For most academic research, teachers will require that students use scholarly sources. For this there are a number of “academic databases” that will always provide credible sources. These sites generally require some form of a subscription in order to access them; however, many colleges provide complimentary access to students. Once logged into the site, users are able to search and sort the articles by criterion such as date, subject, author, and more importantly, whether or not they have been peer reviewed and are scholarly. Examples of these sites include, but are not limited to: EBSCO, JSTOR, and Proquest. Links to these “gated websites” can generally be found on your school’s web page. Nevertheless, always ask what databases are available to you as a student.

While the rest of the Internet has a wide range of easily accessible and useful information, discretion must be maintained. Because anyone can put information on the Internet, make it your first priority to know who is behind the sites you find. Individuals? Nonprofit groups? Corporations? Academics? Advocacy groups? Federal, state, or local government? Small businesses or single vendors? Depending on your topic, you may want to avoid dot-com web sites; for many, their primary purpose is commerce, and that can significantly affect what they publish. Of course, other websites can also have agendas. This can lead to false or misleading information. Therefore, it is best to consult a number of sources so that those with agendas will stand out.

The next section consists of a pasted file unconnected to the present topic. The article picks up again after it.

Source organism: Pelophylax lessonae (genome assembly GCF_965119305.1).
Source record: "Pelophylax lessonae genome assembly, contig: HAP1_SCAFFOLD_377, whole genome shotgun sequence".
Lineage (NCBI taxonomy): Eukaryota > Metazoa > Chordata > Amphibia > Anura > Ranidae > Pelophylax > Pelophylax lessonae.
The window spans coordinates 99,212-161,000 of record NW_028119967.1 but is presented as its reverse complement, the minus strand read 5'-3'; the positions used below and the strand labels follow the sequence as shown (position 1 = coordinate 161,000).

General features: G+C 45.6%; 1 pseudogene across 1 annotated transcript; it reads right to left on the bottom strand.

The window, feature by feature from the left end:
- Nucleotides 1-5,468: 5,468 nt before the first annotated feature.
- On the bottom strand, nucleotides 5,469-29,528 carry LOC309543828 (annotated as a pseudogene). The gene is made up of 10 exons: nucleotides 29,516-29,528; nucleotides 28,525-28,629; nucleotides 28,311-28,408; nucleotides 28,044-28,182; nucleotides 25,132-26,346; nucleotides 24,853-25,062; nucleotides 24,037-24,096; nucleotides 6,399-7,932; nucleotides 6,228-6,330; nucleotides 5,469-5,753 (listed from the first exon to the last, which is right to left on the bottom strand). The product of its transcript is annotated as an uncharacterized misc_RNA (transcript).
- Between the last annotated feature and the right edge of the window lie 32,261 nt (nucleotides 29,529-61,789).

Ask yourself:

  • By whom was the website created? Be cautious if there is no author. Try looking for "about this site" or check the homepage. Does the website discuss the qualifications of the author(s)? Does it give contact information such as an email address or telephone number?
  • By whom is the website sponsored? Determine whether the website is sponsored by a special interest group. By learning about the affiliated groups, much can be ascertained about the credibility of the author and web site. Also look at the domain name. This will tell you by whom the site is sponsored. For example: educational (.edu), commercial (.com), nonprofit (.org), military (.mil), or network (.net).
  • Is the website relevant? Decide whether the information is something that can actually be used in the paper or, at the very least, gives a helpful background. If what is found cannot be used, move on to something else.
  • Does the website contain any errors? Can the definitions, figures, dates, and other facts presented on the website be verified in other sources? Look for grammar, spelling, punctuation, and content errors. If there appears to be more than one or two content errors, move on.
  • Is the website relatively unbiased? As it is noted above, carefully examining the source behind the website can lead to clues as to what kind of bias and agenda the site may contain. Once the source has been deemed valid, continue to remain alert, especially if the topic is controversial. Look for websites that discuss multiple points of view. Take note of the language used, and avoid sites that seem to exhibit characteristics of bias and/or inaccurate information.